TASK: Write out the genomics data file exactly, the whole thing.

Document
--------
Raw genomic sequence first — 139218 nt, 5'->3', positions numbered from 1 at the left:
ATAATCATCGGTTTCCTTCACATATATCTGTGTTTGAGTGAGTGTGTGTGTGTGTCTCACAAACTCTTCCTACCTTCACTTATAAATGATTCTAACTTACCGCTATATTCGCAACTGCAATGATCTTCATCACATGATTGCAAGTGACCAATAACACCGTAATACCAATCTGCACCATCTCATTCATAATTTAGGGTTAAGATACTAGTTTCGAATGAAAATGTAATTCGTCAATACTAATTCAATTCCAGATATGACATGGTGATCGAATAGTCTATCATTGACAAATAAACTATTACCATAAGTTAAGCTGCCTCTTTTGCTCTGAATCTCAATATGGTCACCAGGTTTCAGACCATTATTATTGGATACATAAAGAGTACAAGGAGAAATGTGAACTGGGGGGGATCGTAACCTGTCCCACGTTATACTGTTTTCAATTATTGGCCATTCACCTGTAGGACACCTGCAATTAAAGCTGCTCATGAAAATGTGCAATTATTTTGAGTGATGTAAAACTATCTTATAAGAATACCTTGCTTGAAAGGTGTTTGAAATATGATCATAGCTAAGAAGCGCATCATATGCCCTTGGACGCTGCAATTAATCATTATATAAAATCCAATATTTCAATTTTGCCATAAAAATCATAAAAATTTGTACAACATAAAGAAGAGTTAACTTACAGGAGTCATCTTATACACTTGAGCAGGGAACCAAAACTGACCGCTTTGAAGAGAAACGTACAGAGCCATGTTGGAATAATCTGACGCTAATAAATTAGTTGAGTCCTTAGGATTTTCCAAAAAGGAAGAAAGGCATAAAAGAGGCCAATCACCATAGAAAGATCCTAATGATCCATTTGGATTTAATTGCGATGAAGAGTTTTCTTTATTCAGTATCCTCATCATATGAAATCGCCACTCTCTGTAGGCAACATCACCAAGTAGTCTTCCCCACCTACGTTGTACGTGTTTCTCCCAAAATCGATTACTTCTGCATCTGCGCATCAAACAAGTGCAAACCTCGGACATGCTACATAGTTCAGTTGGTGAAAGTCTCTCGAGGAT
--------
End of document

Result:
Raw genomic sequence first — 139218 nt, 5'->3', positions numbered from 1 at the left:
ATAATCATCGGTTTCCTTCACATATATCTGTGTTTGAGTGAGTGTGTGTGTGTGTCTCACAAACTCTTCCTACCTTCACTTATAAATGATTCTAACTTACCGCTATATTCGCAACTGCAATGATCTTCATCACATGATTGCAAGTGACCAATAACACCGTAATACCAATCTGCACCATCTCATTCATAATTTAGGGTTAAGATACTAGTTTCGAATGAAAATGTAATTCGTCAATACTAATTCAATTCCAGATATGACATGGTGATCGAATAGTCTATCATTGACAAATAAACTATTACCATAAGTTAAGCTGCCTCTTTTGCTCTGAATCTCAATATGGTCACCAGGTTTCAGACCATTATTATTGGATACATAAAGAGTACAAGGAGAAATGTGAACTGGGGGGGATCGTAACCTGTCCCACGTTATACTGTTTTCAATTATTGGCCATTCACCTGTAGGACACCTGCAATTAAAGCTGCTCATGAAAATGTGCAATTATTTTGAGTGATGTAAAACTATCTTATAAGAATACCTTGCTTGAAAGGTGTTTGAAATATGATCATAGCTAAGAAGCGCATCATATGCCCTTGGACGCTGCAATTAATCATTATATAAAATCCAATATTTCAATTTTGCCATAAAAATCATAAAAATTTGTACAACATAAAGAAGAGTTAACTTACAGGAGTCATCTTATACACTTGAGCAGGGAACCAAAACTGACCGCTTTGAAGAGAAACGTACAGAGCCATGTTGGAATAATCTGACGCTAATAAATTAGTTGAGTCCTTAGGATTTTCCAAAAAGGAAGAAAGGCATAAAAGAGGCCAATCACCATAGAAAGATCCTAATGATCCATTTGGATTTAATTGCGATGAAGAGTTTTCTTTATTCAGTATCCTCATCATATGAAATCGCCACTCTCTGTAGGCAACATCACCAAGTAGTCTTCCCCACCTACGTTGTACGTGTTTCTCCCAAAATCGATTACTTCTGCATCTGCGCATCAAACAAGTGCAAACCTCGGACATGCTACATAGTTCAGTTGGTGAAAGTCTCTCGAGGAT